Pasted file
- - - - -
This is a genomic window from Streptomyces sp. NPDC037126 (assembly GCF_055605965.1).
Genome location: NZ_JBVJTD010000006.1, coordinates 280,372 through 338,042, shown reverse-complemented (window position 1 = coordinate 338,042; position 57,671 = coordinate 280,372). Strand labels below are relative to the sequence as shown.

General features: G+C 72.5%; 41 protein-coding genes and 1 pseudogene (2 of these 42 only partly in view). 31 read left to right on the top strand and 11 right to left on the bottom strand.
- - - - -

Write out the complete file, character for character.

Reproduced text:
This is a genomic window from Streptomyces sp. NPDC037126 (assembly GCF_055605965.1).
Genome location: NZ_JBVJTD010000006.1, coordinates 280,372 through 338,042, shown reverse-complemented (window position 1 = coordinate 338,042; position 57,671 = coordinate 280,372). Strand labels below are relative to the sequence as shown.

General features: G+C 72.5%; 41 protein-coding genes and 1 pseudogene (2 of these 42 only partly in view). 31 read left to right on the top strand and 11 right to left on the bottom strand.